This is a multi-part series exploring in-depth each of the individual allocations I have in my B&D investment portfolio.
In today’s post, I’ll dig into VCN which is the stock ticker symbol for the Vanguard FTSE Canada All Cap Index ETF. I’ll talk about:
- what it is
- the actual allocation in the portfolio
- why I hold this in my B&D portfolio
- fees/costs to hold it
- the income it pays me
- its growth potential
- which investment vehicles (TFSA, RRSP, LIRA, non-registered account) I put this ETF in
- Alternative ETF(s) for tax loss harvesting purposes
- the future of it in my B&D portfolio
Information provided is considered accurate and up to date at the time this post was published.
What is it?
VCN is a broad based index ETF that is managed by Vanguard (Please note I have no affiliation whatsoever to them, I just hold it as part of my portfolio. I just chose this one to invest in it). They define it as follows in their Fact Sheet and on their website:
Vanguard FTSE Canada All Cap Index ETF seeks to track, to the extent reasonably possible and before fees and expenses, the performance of a broad Canadian equity index that measures the investment return of large-, mid- and small-capitalization, publicly traded securities in the Canadian market. Currently, this Vanguard ETF seeks to track the FTSE Canada All Cap Domestic Index (or any successor thereto). It invests primarily in large-, mid- and small-capitalization Canadian stocks.
At the time I write this, there are 185 different securities that make up this passively managed index. Mind you, banks and the energy sector make up about 50% of this index. As well as commodities. The Canadian economy is not as diversified or deep as the U.S. but still not a reason to not to invest in it when holding a B&D investment portfolio.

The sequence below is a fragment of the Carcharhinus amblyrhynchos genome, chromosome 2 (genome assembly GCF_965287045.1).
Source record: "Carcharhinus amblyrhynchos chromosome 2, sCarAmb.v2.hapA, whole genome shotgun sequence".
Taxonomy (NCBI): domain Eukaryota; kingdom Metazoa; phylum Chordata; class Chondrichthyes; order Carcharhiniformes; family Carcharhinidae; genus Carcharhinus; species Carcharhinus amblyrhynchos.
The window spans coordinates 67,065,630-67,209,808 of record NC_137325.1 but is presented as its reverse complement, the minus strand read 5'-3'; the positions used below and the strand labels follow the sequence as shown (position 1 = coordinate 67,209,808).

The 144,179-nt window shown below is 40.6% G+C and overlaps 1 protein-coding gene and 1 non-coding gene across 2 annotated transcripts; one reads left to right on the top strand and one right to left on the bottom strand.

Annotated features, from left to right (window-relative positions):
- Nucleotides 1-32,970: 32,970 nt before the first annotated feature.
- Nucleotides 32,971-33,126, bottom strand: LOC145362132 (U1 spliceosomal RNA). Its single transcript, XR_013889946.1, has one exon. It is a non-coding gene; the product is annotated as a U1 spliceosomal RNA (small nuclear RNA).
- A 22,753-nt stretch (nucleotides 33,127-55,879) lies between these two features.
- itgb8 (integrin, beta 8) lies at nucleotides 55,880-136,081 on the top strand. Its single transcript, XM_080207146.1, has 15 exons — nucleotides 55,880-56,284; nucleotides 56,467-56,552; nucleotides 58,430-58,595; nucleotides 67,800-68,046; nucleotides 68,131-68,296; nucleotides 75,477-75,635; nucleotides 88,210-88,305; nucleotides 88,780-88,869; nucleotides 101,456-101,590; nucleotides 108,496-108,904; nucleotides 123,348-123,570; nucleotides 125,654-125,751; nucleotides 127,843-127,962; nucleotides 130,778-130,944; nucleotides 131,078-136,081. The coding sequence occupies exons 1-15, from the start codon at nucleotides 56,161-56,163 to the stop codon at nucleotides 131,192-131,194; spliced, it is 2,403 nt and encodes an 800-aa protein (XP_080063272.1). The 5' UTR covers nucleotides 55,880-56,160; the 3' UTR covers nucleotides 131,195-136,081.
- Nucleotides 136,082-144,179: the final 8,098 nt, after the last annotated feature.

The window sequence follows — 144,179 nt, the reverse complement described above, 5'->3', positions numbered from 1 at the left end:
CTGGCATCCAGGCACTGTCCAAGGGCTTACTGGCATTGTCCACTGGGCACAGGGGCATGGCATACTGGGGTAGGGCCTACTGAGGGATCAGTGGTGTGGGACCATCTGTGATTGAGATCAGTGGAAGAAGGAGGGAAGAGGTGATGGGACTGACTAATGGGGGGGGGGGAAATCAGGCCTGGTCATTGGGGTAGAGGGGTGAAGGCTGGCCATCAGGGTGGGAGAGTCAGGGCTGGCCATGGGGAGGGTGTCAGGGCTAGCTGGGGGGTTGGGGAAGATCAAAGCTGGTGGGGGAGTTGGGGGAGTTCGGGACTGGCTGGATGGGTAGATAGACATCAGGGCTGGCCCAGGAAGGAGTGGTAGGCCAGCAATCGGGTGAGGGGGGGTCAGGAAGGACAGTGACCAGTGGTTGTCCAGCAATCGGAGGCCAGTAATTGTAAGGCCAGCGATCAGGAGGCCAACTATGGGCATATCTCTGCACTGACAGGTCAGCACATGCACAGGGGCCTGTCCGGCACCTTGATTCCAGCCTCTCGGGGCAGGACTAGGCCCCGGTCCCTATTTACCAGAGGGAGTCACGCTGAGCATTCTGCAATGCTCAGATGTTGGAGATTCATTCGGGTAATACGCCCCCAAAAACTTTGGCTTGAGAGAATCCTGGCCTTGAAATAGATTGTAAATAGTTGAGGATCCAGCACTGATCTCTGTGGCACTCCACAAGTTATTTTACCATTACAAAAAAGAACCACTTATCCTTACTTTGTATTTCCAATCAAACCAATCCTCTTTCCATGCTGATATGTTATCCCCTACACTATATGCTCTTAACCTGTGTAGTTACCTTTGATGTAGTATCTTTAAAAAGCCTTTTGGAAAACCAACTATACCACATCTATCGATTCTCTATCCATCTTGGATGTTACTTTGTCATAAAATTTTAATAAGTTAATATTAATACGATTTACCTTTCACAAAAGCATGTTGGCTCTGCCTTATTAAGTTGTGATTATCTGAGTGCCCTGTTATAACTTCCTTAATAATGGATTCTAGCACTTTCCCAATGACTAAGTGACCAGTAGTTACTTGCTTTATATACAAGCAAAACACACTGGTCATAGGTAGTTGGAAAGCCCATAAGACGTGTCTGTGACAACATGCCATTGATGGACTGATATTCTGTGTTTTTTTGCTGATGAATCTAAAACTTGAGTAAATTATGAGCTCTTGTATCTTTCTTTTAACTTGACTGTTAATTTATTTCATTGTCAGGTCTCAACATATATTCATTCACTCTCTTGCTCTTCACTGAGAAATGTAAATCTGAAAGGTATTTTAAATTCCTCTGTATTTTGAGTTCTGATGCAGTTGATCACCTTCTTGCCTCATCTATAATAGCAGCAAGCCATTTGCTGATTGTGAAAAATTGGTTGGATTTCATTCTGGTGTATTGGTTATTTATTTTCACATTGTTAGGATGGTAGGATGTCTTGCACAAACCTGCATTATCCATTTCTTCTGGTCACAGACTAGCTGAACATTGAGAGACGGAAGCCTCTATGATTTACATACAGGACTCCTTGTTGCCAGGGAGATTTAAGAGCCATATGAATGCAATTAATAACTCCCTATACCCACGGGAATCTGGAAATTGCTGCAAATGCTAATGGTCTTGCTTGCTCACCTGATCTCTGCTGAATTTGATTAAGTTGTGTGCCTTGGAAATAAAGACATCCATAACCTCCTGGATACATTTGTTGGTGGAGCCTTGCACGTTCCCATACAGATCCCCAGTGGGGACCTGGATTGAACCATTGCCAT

Vanguard defines the risk for this ETF as follows:
Vanguard has rated the volatility of this ETF as medium. This rating is based on how much the ETF’s returns have changed from year to year. It doesn’t tell you how volatile the ETF will be in the future. The rating can change over time. An ETF with a low risk rating can still lose money.
THE PORTFOLIO ALLOCATION
Why Hold it in my b&D portfolio?
I grew up in Canada and my tax residency continues to be there as well. In many cases, an investment portfolio will typically hold a certain percentage of its portfolio in investments from their home country. Typically, that’s called having a home country bias. Especially when there are tax advantages to doing so.
When it comes to holding Canadian equities, I get to take advantage of the Canadian Dividend Tax Credit which was previously discussed in prior posts in this series related to VSB, MFT, and ZPR. Done correctly, taking advantage of this tax credit equates to paying no income tax whatsoever on around $50,000 if your only income was from eligible Canadian dividends.